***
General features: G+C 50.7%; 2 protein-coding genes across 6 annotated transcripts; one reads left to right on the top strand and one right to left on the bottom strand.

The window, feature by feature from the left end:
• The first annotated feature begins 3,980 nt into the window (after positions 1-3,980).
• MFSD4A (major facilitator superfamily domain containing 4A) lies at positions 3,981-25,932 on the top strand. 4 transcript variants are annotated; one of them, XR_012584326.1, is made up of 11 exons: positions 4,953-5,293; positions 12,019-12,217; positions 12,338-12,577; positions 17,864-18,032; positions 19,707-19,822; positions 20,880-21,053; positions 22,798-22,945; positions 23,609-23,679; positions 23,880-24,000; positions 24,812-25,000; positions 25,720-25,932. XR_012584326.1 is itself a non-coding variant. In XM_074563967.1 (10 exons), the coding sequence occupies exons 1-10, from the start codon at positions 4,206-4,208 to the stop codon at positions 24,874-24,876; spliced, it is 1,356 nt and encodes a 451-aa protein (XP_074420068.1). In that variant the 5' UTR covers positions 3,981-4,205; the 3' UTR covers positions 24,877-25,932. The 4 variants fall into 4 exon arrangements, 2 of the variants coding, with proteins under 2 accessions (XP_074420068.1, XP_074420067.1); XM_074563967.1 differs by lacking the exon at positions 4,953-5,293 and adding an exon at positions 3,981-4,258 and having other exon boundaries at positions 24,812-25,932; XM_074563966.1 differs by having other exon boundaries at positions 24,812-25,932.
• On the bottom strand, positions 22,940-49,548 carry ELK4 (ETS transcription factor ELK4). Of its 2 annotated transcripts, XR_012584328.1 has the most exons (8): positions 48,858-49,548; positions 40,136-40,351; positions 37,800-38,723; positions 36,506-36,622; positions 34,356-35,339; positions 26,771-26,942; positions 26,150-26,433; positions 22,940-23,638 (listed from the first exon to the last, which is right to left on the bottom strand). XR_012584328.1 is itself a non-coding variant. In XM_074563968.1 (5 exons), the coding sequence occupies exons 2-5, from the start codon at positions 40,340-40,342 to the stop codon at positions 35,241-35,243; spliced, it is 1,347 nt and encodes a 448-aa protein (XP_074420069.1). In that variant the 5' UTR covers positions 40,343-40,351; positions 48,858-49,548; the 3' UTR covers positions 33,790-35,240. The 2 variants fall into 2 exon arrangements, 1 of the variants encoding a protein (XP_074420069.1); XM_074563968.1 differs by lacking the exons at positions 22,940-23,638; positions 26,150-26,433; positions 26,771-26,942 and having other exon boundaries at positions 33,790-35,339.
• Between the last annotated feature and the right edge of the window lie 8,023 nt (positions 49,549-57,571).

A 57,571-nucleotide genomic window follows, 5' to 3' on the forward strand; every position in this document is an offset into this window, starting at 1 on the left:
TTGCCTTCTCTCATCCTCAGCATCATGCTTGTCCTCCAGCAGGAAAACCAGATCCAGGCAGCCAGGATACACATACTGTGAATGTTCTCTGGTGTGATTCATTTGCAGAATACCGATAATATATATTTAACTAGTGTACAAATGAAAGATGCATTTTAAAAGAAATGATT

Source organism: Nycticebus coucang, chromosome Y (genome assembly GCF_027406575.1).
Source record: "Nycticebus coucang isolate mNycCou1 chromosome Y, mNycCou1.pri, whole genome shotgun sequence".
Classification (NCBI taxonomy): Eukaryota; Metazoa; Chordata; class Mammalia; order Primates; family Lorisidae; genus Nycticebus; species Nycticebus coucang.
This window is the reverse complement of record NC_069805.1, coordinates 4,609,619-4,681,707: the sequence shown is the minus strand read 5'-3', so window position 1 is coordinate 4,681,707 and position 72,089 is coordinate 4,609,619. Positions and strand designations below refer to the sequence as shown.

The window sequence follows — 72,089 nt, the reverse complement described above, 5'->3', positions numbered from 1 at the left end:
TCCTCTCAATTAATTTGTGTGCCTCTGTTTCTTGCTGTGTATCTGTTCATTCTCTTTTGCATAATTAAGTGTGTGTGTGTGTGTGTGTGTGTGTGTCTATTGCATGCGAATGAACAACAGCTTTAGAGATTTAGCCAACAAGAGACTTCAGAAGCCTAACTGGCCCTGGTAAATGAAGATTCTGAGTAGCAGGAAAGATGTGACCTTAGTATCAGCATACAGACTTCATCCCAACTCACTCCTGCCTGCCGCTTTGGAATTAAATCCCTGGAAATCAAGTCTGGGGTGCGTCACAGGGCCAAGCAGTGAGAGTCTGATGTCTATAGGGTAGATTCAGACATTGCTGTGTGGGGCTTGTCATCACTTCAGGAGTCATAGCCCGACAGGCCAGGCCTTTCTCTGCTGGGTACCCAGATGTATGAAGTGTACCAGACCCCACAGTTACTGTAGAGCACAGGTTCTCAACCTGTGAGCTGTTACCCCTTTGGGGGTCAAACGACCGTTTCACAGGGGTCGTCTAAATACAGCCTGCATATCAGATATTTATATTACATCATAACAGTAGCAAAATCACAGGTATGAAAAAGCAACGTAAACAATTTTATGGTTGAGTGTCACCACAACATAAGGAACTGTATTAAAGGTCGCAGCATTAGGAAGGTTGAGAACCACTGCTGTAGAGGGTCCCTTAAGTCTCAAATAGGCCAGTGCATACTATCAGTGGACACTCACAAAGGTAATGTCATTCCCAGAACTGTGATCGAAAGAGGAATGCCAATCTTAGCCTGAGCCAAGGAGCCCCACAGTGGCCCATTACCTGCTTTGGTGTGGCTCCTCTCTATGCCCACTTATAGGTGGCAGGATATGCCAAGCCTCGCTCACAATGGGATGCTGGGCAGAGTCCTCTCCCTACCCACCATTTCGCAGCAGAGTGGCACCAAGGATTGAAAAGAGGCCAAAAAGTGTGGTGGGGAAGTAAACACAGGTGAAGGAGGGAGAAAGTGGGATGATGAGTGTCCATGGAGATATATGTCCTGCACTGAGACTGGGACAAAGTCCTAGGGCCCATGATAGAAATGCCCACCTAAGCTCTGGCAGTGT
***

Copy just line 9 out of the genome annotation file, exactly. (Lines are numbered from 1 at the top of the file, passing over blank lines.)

Source organism: Nycticebus coucang, chromosome Y (genome assembly GCF_027406575.1).